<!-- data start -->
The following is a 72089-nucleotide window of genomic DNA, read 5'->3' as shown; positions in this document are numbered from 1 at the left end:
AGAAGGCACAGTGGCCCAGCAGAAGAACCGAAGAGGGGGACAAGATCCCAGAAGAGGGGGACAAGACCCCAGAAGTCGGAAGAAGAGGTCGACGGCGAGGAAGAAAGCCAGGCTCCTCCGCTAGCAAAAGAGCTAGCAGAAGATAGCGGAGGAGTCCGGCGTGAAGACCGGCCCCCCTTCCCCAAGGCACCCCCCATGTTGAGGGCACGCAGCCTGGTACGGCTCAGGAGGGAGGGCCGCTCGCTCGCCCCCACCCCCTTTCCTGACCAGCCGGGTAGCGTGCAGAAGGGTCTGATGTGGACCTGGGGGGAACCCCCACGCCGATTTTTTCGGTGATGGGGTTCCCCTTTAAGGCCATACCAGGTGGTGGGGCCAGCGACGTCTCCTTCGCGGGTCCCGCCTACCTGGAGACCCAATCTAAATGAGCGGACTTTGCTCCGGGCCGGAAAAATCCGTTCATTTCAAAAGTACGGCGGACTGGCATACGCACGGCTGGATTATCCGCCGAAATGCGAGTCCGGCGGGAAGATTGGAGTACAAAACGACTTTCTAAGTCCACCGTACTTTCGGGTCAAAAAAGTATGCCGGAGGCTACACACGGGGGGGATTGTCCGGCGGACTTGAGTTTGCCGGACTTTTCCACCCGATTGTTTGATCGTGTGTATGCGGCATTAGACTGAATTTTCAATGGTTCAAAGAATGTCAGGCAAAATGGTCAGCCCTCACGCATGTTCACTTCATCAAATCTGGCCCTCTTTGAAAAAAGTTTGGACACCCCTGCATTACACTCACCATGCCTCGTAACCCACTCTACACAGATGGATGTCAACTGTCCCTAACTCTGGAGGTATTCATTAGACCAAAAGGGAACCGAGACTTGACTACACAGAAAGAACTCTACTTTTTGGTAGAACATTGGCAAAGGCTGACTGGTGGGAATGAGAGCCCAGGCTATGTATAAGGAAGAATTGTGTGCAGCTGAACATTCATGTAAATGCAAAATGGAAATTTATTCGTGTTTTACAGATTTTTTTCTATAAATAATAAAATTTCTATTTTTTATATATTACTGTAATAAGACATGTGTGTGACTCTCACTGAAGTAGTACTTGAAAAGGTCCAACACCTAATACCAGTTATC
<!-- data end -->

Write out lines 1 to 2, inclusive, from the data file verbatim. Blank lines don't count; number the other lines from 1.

The following is a 72089-nucleotide window of genomic DNA, read 5'->3' as shown; positions in this document are numbered from 1 at the left end:
AGAAGGCACAGTGGCCCAGCAGAAGAACCGAAGAGGGGGACAAGATCCCAGAAGAGGGGGACAAGACCCCAGAAGTCGGAAGAAGAGGTCGACGGCGAGGAAGAAAGCCAGGCTCCTCCGCTAGCAAAAGAGCTAGCAGAAGATAGCGGAGGAGTCCGGCGTGAAGACCGGCCCCCCTTCCCCAAGGCACCCCCCATGTTGAGGGCACGCAGCCTGGTACGGCTCAGGAGGGAGGGCCGCTCGCTCGCCCCCACCCCCTTTCCTGACCAGCCGGGTAGCGTGCAGAAGGGTCTGATGTGGACCTGGGGGGAACCCCCACGCCGATTTTTTCGGTGATGGGGTTCCCCTTTAAGGCCATACCAGGTGGTGGGGCCAGCGACGTCTCCTTCGCGGGTCCCGCCTACCTGGAGACCCAATCTAAATGAGCGGACTTTGCTCCGGGCCGGAAAAATCCGTTCATTTCAAAAGTACGGCGGACTGGCATACGCACGGCTGGATTATCCGCCGAAATGCGAGTCCGGCGGGAAGATTGGAGTACAAAACGACTTTCTAAGTCCACCGTACTTTCGGGTCAAAAAAGTATGCCGGAGGCTACACACGGGGGGGATTGTCCGGCGGACTTGAGTTTGCCGGACTTTTCCACCCGATTGTTTGATCGTGTGTATGCGGCATTAGACTGAATTTTCAATGGTTCAAAGAATGTCAGGCAAAATGGTCAGCCCTCACGCATGTTCACTTCATCAAATCTGGCCCTCTTTGAAAAAAGTTTGGACACCCCTGCATTACACTCACCATGCCTCGTAACCCACTCTACACAGATGGATGTCAACTGTCCCTAACTCTGGAGGTATTCATTAGACCAAAAGGGAACCGAGACTTGACTACACAGAAAGAACTCTACTTTTTGGTAGAACATTGGCAAAGGCTGACTGGTGGGAATGAGAGCCCAGGCTATGTATAAGGAAGAATTGTGTGCAGCTGAACATTCATGTAAATGCAAAATGGAAATTTATTCGTGTTTTACAGATTTTTTTCTATAAATAATAAAATTTCTATTTTTTATATATTACTGTAATAAGACATGTGTGTGACTCTCACTGAAGTAGTACTTGAAAAGGTCCAACACCTAATACCAGTTATC